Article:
The Trinidad & Tobago coach, Leo Beenhakker, insists that his side are happy to face England with or without Wayne Rooney at this summer's World Cup.
The two nations meet in Nuremberg on 15 June and with England the clear favourites, the expected absence of the injured Rooney could favour Beenhakker's men. But the Dutch coach believes this summer's showpiece is the perfect arena for Rooney to showcase his talent and has sent the Manchester United striker his best wishes.
"I am very sorry for the guy," he said. "I think first of all, the World Cup is a platform for great players.
"Football is for the fans and for the public, and they want to see players that can bring something extra, like the Ronaldinhos, and the Eto'os and the Rooneys.
"Those players have to be there because it's exactly what the World Cup is all about and from my heart, I hope he can make it because everybody wants to see him. I hope he is fit and healthy as soon as possible because it would be fantastic to see him play. For us, it doesn't matter if we play England with or without him. They have many great players."
For the former British colony, there has been much hype around the England fixture since the World Cup draw was made in December. Beenhakker has also named 15 British-based players in their final 23-man squad, and coming to England this week for a one-week training camp in Cheshire has done little to ease the anticipation.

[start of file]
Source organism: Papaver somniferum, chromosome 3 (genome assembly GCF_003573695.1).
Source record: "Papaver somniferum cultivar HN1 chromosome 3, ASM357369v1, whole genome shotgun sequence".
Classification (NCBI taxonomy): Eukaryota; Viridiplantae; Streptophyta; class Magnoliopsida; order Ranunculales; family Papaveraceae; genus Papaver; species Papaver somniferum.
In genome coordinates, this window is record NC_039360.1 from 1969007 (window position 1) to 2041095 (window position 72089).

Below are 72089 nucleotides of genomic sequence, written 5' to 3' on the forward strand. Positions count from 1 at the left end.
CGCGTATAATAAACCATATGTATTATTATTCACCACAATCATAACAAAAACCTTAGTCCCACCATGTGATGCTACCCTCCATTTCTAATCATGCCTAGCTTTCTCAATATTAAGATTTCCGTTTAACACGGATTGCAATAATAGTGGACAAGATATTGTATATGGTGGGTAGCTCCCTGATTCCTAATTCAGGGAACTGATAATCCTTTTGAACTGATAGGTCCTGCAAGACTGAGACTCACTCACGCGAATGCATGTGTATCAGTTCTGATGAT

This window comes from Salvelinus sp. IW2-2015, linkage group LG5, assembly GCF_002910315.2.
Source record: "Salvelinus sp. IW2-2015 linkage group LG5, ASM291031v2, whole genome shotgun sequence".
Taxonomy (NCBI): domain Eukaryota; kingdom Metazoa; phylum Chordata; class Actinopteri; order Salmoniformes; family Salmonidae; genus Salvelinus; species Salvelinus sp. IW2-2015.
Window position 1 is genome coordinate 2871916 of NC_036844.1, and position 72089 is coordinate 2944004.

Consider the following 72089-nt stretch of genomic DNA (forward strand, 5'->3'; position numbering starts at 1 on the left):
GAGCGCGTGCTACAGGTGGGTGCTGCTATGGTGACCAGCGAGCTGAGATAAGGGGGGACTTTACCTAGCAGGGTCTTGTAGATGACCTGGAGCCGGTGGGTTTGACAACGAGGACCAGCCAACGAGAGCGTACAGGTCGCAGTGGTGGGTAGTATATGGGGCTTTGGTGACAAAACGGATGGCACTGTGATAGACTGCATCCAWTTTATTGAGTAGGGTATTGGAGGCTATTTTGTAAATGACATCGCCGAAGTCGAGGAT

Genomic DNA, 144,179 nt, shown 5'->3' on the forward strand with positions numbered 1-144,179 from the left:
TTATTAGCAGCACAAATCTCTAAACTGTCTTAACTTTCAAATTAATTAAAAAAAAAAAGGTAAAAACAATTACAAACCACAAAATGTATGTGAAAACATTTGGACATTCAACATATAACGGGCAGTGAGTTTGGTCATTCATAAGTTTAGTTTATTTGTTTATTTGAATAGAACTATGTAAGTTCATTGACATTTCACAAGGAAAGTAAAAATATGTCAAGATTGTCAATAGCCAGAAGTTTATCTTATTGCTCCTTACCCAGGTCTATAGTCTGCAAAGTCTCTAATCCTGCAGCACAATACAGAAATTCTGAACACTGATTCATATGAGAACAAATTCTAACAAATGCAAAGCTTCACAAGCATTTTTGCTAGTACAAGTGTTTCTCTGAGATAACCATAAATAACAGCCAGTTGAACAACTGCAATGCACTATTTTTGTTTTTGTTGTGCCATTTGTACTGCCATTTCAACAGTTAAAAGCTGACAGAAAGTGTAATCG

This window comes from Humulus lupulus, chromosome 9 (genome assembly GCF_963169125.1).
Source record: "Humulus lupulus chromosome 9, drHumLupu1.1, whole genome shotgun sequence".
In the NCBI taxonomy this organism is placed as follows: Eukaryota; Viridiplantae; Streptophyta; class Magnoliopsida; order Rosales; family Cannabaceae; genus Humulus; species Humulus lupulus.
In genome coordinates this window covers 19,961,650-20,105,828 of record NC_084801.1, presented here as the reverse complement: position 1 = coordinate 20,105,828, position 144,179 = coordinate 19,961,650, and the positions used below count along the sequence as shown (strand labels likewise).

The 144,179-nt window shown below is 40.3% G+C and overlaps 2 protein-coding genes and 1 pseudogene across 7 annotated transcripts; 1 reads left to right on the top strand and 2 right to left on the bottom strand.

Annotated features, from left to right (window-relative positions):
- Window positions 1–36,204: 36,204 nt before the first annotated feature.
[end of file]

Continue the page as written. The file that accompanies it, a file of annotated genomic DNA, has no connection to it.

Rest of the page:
Yet the former Ajax and Real Madrid manager insists that he and his players are not getting distracted.
"I'm not fixated on England," he said. "There is always two sides in football. One side is the fans and the media, who like to blow things up, and the other is the professionals, and we are always focused on the next game.
"The most important match in your career is always the next game, and I can assure you that me, the team and the rest of our staff are only focused on one thing, and that's Sweden."
The Soca Warriors, who are making their first World Cup finals appearance, play the Swedes on 10 June in Dortmund, with their final Group B game against Paraguay on 20 June.
Elsewhere, the Olympic boxing silver medallist Amir Khan has advised England's World Cup prodigy Theo Walcott to use the support of his family to help him stay grounded. Walcott was thrown into the media spotlight when the 17-year-old was selected for Sven Goran Eriksson's squad for Germany despite not playing a first-team match for Arsenal
The Bolton boxer Khan, 19, knows all about the pressures of fame having become an overnight star after winning a silver medal at the Athens Olympics two years ago. But he said if he stepped out of line he would expect "a clip round the ear". "It is hard because you are young. The best thing to say is: don't let it get too much - but be yourself," said Khan. "That is what I did at the Olympic Games as I was the youngest member of the team. You also need to keep your family support and keep the right people around you."